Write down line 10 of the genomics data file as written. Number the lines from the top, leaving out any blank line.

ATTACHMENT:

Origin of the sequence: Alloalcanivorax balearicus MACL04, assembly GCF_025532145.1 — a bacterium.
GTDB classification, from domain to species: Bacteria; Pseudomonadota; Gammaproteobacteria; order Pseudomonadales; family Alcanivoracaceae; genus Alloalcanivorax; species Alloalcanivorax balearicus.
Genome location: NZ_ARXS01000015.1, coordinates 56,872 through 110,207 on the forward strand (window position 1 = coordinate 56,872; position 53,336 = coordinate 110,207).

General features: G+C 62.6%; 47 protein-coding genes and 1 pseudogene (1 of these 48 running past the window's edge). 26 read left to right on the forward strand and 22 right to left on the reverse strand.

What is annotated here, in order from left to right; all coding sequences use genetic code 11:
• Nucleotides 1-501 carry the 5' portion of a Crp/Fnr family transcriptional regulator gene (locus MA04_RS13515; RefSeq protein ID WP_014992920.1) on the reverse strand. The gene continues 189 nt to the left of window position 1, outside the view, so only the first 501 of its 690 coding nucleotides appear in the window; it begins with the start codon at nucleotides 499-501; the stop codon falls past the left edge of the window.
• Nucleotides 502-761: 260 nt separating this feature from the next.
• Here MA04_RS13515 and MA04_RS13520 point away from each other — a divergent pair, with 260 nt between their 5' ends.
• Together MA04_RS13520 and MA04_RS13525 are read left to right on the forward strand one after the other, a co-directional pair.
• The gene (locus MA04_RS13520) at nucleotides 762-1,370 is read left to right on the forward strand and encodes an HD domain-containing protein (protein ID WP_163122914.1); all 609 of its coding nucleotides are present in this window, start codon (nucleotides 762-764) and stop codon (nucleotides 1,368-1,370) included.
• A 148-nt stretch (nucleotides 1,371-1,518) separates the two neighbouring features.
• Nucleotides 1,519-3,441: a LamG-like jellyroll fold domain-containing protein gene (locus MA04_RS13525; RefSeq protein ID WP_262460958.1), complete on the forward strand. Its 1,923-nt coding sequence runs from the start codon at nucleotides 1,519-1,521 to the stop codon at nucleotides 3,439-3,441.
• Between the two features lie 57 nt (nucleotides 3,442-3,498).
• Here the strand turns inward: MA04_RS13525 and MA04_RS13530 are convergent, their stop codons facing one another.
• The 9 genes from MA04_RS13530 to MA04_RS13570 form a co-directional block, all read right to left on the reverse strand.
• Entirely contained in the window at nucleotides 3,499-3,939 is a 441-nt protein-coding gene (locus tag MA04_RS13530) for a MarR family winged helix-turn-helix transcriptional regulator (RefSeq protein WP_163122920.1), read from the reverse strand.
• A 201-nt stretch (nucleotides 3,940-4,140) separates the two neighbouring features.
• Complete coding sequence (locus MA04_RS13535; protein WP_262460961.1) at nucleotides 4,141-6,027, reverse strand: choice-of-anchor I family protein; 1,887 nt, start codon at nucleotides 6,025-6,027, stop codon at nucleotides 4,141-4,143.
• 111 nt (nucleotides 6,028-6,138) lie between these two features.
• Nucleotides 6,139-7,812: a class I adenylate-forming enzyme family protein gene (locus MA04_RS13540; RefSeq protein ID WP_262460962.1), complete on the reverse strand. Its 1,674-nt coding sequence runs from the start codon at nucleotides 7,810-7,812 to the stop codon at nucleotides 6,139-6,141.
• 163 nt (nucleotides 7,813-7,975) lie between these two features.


• The gene (locus MA04_RS13520) at nucleotides 762-1,370 is read left to right on the forward strand and encodes an HD domain-containing protein (protein ID WP_163122914.1); all 609 of its coding nucleotides are present in this window, start codon (nucleotides 762-764) and stop codon (nucleotides 1,368-1,370) included.